Some Thoughts About Aloneness

A few months ago, I came across a six-month job offer at a research station in Antarctica. One of the requirements was a mental evaluation to ensure the isolation would not prove detrimental to one’s emotional well being.  Whether a person has come into isolation by accident (as in the movie Castaway) or by choice (like a six-month stint in Antarctica), the same element weaves itself into the situation of both. Can one truly live alone with no form of interaction of any kind, and if so, for how long? I think that we know in our hearts our very basic instincts are geared towards interaction with something or someone. As for me, I am steeped in a faith of a creator, a higher power—God, in whom I can commune with anytime, day or night, so my personal detachment from everything is not totally accurate.

No man is an island unto himself,” my mother used to say whenever I chose to stay in as opposed to going out with my friends. The fact is, I’m a diehard hermit and I prefer it that way. I have lived my entire life longing for the chance to be an island unto myself. I know that some people step away from society because they have lost faith in it. The sadness, ugliness, and sheer meanness of people resonates daily, and I find myself tiptoeing through the muck just to retain a stitch of compassion for them. Whenever I can, though, I choose to be alone where at least I don’t have to contend with others. However, one must realize that being alone and being lonely are two different things.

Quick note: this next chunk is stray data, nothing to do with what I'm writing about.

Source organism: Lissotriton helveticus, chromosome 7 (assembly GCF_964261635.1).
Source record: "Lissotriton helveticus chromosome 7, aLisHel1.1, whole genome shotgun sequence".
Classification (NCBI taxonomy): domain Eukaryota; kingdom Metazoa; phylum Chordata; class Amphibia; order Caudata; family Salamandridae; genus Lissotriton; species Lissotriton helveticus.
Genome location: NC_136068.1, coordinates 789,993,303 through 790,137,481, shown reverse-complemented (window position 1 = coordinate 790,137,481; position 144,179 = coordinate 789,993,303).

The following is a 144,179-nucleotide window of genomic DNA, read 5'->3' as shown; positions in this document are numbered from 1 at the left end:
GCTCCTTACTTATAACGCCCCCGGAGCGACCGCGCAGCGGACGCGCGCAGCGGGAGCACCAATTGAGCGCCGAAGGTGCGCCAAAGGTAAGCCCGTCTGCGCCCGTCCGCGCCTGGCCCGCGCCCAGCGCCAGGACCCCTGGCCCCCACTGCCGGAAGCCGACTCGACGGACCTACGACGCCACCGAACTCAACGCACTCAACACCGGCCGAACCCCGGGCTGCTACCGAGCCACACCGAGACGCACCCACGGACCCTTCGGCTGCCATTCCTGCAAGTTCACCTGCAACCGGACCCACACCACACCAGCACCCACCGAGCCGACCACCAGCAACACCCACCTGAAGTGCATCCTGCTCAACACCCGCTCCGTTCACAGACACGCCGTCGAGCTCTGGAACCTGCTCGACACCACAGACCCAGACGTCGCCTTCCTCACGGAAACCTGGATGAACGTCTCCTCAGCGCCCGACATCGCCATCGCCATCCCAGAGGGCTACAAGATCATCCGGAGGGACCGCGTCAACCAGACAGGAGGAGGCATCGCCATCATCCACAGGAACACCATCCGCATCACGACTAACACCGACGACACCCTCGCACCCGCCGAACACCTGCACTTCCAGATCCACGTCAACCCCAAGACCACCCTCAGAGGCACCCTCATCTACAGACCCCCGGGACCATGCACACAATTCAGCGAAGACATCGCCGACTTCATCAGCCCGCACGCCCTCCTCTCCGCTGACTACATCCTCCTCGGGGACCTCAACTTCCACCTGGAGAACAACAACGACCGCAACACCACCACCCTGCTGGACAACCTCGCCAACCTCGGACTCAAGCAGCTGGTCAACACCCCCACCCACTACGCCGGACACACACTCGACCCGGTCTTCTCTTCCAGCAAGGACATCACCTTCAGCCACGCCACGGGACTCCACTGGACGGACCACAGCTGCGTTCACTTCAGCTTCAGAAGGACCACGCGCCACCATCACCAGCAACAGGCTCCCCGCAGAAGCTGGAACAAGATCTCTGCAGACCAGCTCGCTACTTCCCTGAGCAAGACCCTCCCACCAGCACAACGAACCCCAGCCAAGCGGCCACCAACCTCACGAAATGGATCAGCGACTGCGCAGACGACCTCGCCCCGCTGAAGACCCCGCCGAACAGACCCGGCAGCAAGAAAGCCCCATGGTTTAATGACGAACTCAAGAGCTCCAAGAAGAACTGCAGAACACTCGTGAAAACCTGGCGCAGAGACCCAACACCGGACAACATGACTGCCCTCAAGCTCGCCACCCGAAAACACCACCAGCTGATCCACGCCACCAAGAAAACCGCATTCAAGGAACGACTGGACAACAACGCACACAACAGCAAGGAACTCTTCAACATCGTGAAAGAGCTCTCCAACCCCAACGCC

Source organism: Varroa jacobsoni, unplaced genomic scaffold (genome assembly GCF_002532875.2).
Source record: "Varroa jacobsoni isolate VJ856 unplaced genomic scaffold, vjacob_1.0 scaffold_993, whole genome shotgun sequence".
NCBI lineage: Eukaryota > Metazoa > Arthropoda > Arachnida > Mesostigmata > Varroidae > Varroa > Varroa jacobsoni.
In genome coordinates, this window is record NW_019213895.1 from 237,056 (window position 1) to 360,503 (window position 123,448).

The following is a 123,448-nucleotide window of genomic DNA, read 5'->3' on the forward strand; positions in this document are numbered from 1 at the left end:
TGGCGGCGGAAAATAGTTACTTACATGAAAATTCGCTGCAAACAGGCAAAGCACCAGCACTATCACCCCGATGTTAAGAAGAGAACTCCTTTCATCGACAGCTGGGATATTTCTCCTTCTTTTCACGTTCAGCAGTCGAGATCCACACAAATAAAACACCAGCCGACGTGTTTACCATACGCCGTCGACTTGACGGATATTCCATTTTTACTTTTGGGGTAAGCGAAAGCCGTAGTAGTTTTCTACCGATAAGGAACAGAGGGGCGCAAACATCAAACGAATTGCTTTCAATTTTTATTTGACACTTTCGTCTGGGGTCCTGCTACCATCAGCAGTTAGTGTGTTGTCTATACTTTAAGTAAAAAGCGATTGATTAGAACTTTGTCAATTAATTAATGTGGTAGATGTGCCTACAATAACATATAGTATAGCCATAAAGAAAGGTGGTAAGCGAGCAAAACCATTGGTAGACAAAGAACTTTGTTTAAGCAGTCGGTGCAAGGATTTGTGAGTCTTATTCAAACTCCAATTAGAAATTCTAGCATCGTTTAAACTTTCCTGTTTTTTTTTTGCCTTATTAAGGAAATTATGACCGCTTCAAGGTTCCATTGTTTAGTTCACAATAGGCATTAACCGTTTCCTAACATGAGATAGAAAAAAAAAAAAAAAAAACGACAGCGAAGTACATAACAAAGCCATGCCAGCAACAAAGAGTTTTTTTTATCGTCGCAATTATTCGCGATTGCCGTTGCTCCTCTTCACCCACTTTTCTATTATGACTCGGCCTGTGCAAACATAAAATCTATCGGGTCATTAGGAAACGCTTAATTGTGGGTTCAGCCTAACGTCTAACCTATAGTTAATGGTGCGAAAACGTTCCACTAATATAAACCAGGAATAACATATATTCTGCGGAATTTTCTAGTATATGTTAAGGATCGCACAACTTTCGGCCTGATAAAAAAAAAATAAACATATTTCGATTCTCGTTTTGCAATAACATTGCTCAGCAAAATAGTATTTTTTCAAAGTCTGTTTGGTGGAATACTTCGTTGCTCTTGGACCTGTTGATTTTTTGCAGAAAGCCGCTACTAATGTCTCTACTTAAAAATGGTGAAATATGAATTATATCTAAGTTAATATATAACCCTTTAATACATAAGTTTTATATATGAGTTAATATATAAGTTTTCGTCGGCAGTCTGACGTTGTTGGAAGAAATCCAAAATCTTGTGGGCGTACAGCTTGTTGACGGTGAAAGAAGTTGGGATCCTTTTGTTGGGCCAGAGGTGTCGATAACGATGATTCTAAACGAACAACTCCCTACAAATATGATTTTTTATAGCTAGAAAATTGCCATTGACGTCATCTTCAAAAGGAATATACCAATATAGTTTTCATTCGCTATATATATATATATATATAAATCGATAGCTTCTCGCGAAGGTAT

Take the movie Castaway, for instance. The writers probably knew that trying to base the entire movie around one person with no dialogue and no contact would prove to be boring and unbelievable, thus the introduction of “Wilson” the volleyball. In the movie Into the Wild, a young man chooses to give up everything for a chance to live his life out by himself in the wilderness, yet even in this movie, one of his entries into his diary mentions loneliness. (He also has to depend somewhat on resources from the outside world in order to pursue his dream.)

Does total isolation bring us closer to ourselves or take us further away from sanity? Maybe the verdict is still out. Still, I would love to be given the chance. Drop me off on the moon—with of course proper provisions to sustain life and see if I can survive. Perhaps I could feel closer to my creator and commune with only Him. After all, talking to myself has not turned out to be the most reliable communication!